Robert Harvey is, as always, a divisive figure, but for every person shielding their ears from his cat-being-sandpapered howl, there is another gazing at him as though he is a curiously gawky messiah. As the festival nears its end, it's clear that thousands believe that The Music, and not Metallica, are the likeliest to provide a fitting climax to their time here. The Music do their best to live up to the expectation heaped upon them, and nearly do so with the blissed-out guitar supernova of 'Getaway'. A flawed band, doubtless, but it's hard to question their love of and joy in music.

The three-day, twenty-eight band Main Stage warm-up is finally over when Metallica arrive. Their first proper show on UK soil for a decade proves to be every inch the occasion demanded by the swollen crowd to close Reading 2003.

Even given the various merits of the other bands, Metallica are the superstar rockers we've waited all weekend for. Until now, no one has had the capacity to leave the entire audience in awe of their power as Metallica do. They are true giants headlining over a sea of minnows and it's never in doubt from the opening rib-cracking chords of 'Battery'. Everything else you've seen during the weekend instantly pales into insignificance.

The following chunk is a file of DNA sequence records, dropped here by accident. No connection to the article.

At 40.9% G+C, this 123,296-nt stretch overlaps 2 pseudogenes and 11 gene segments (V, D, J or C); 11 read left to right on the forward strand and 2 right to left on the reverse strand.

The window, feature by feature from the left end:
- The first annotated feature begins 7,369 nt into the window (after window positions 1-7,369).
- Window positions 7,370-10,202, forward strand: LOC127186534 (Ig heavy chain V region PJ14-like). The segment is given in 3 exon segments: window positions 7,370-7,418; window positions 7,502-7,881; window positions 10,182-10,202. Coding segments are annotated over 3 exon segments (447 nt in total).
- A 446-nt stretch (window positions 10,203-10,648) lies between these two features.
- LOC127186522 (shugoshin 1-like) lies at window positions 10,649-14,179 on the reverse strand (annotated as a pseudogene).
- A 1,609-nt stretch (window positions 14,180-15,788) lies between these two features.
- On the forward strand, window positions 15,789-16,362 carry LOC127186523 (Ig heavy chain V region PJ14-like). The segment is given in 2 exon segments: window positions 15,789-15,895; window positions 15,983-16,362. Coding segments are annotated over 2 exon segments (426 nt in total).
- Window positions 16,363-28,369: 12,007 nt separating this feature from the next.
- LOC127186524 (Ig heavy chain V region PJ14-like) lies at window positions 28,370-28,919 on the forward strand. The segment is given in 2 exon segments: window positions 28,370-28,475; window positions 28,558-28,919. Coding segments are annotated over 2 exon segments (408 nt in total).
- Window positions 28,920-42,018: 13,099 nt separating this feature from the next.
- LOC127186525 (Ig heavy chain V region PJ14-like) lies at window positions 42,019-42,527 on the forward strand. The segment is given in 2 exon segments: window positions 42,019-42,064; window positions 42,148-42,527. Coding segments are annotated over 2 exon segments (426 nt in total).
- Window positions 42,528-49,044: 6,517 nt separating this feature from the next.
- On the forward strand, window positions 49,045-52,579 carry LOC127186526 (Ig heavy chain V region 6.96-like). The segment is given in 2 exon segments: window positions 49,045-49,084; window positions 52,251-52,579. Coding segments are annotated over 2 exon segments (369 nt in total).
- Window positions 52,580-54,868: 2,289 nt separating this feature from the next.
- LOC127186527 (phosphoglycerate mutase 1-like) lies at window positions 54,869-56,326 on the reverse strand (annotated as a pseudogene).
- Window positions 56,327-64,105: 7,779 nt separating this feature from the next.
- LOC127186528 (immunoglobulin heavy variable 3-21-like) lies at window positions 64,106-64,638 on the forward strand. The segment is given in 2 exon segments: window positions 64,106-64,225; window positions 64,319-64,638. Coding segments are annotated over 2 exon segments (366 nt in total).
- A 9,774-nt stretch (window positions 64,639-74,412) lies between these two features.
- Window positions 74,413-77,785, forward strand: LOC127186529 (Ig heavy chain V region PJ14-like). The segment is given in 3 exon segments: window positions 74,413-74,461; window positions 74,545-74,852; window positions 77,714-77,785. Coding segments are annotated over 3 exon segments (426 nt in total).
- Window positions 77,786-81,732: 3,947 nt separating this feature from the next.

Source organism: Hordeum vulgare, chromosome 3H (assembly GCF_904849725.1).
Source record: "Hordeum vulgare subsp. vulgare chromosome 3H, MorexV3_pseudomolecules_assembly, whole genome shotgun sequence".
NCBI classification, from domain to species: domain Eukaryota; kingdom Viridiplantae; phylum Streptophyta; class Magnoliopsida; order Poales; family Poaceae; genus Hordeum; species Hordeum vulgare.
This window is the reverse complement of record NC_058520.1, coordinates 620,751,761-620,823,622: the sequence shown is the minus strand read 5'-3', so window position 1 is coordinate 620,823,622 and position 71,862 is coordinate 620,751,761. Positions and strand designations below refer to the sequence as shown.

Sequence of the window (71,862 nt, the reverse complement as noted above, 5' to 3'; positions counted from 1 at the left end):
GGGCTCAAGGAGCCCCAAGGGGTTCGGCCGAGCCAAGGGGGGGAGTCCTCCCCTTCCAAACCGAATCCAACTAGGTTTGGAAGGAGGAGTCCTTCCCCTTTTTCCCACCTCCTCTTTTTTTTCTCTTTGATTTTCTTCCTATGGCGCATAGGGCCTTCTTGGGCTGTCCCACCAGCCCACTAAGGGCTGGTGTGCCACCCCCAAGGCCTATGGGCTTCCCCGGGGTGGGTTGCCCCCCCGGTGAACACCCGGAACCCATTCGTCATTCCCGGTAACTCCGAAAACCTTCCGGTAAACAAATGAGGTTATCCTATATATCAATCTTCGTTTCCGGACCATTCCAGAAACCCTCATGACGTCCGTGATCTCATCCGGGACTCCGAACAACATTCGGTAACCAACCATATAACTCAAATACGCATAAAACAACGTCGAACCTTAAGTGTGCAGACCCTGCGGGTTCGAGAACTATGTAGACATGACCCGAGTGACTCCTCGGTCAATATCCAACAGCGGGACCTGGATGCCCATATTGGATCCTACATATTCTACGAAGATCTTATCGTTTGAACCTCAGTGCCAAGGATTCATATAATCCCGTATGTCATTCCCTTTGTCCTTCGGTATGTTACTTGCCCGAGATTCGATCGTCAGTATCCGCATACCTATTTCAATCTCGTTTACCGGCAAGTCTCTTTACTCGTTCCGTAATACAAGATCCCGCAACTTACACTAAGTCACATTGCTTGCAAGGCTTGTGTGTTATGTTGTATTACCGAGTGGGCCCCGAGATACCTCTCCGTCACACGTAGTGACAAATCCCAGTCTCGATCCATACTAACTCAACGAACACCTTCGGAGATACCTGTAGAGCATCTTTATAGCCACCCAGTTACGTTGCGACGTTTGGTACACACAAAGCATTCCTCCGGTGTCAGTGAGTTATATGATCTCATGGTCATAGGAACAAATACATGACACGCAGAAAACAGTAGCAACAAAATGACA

Close up Metallica are definitely showing their age but in terms of their sound, they've never been more commanding. 'Frantic' is exactly that, 'Master Of Puppets' punches a hole in the sky, pyrotechnics explode during 'Enter Sandman' and 'St Anger' will still be reverberating around the site long after the cows have returned to chew cud. James Hatfield plays the rock god frontman like a pro striding between the three microphones positioned across the stage at will, while Lars Ulrich beats the living Bonhams out off his drums and Kirk Hammett gives a heavy metal guitar masterclass looking as cool as a grown man can with a flowing perm.
Metallica have gone some way to rescuing this year's Reading and we've just witnessed one of the finest headlining shows ever to grace the festival. We are mere puppets and they are the masters. All hail.